Many times, when marketers talk about content marketing or the strategy of gaining a competitive advantage by sharing useful content, there is a heavy sigh because the implication that goes along with it is that it can take 6, 12, or 18 months to see results. Manufacturers want effective, quick results. The webinar is one of the few marketing tactics that provides quick, effective results in the form of qualified leads.
One of the most common forms of lead generation is a landing page. As the name suggests, a landing page is a designed web page that links within your performance marketing schemes direct viewers to after they click on a clink. Lead generation is important to marketing, but hearing that and reading about the benefits are two different things. The proof is in the pudding, as they say, so let’s walk through five benefits landing pages bring to lead generation efforts.
Landing pages are a key component of online marketing campaigns. A landing page is a specially designed page whose main goal is to generate sales or capture leads. Landing pages are often the main destination of paid online marketing campaigns, and a lot of money and resources are spent driving traffic to these pages.
Since landing pages are focused on conversions, improving their performance can lead to significant improvements in business results. That’s where LPO comes in.
Optimizing a landing page ensures that you achieve the highest possible conversion rate from the visitors who arrive at that landing page. Landing page optimization can help you lower your customer acquisition costs, acquire more customers, and maximize the value of your ad spend.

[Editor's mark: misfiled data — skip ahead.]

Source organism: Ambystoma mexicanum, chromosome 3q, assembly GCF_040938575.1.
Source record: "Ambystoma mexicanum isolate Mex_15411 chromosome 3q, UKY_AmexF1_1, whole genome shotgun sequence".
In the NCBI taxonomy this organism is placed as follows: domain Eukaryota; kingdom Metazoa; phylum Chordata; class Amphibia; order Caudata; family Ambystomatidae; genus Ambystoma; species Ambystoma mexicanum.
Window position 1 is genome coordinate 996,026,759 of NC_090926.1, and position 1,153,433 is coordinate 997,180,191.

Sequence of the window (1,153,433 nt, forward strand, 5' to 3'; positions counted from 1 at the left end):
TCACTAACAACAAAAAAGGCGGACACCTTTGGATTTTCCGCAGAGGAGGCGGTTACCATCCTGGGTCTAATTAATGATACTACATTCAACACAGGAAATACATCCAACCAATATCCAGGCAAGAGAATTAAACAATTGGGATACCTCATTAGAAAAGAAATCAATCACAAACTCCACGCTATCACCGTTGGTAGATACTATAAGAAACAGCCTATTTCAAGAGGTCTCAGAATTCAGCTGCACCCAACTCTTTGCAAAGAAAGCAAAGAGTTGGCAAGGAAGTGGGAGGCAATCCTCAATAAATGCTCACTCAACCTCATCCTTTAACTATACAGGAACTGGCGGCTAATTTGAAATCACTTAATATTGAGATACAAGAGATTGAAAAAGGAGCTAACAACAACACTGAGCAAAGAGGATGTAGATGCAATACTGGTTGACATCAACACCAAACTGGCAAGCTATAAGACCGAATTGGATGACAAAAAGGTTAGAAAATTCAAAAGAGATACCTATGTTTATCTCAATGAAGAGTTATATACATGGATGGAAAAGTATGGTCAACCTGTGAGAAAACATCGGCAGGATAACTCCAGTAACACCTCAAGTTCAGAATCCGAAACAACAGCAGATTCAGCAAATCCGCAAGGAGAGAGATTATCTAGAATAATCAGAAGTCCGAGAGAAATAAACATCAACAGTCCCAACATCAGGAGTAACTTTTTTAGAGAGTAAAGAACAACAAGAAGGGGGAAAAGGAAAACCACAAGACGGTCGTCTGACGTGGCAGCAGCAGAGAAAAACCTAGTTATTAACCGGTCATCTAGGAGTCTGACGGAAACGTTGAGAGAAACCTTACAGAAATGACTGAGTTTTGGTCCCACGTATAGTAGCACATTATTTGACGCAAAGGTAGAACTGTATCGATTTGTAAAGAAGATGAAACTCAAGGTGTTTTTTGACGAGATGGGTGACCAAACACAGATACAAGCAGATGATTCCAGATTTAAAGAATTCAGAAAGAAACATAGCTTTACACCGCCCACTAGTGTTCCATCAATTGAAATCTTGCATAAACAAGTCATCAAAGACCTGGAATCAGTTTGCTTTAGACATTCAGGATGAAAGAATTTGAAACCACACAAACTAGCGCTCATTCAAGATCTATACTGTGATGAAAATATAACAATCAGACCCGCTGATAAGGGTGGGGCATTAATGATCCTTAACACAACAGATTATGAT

Landing pages are an easy tool to use in marketing. By incorporating landing pages into performance marketing, companies can learn more about target consumers and better generate leads.
Social selling for B2B businesses means using social media to generate leads and feed your sales funnel.
This doesn’t mean pasting cold email templates into LinkedIn and blasting them out to contacts. That resembles spammy selling, which drops your chances of closing to zero. Leaning on the softer side of the sales spectrum, it differs from traditional sales tactics because there’s less stress placed on an immediate response.
Instead, individual sales reps play the “long-game” and focus on building connections over time. Through social media, reps cultivate long-term relationships, convey authority and credibility, and appear on decision-makers radars to encourage “organic” sales.
Account-based marketing (ABM) is a strategic approach to lead generation in which your time and resources target a key group of specific accounts. Lead generation draws in the numbers, and ABM qualifies and targets those leads before you market to them. In other words, by inverting the traditional early-stage marketing process, you target your campaigns to specific customers the moment they enter your funnel, and you do it with real-time, personalized content.
Marketing has always been about delivering the right message to the right person at the right time. ABM allows for all three of these things to happen on a regular schedule and deliver qualified leads. It helps nurture customers and build trust. It increases conversions and revenue. Companies using account-based marketing report a 28% higher sales-win rate and a 36% higher customer retention rate. It also improves relationships and lifetime customer value.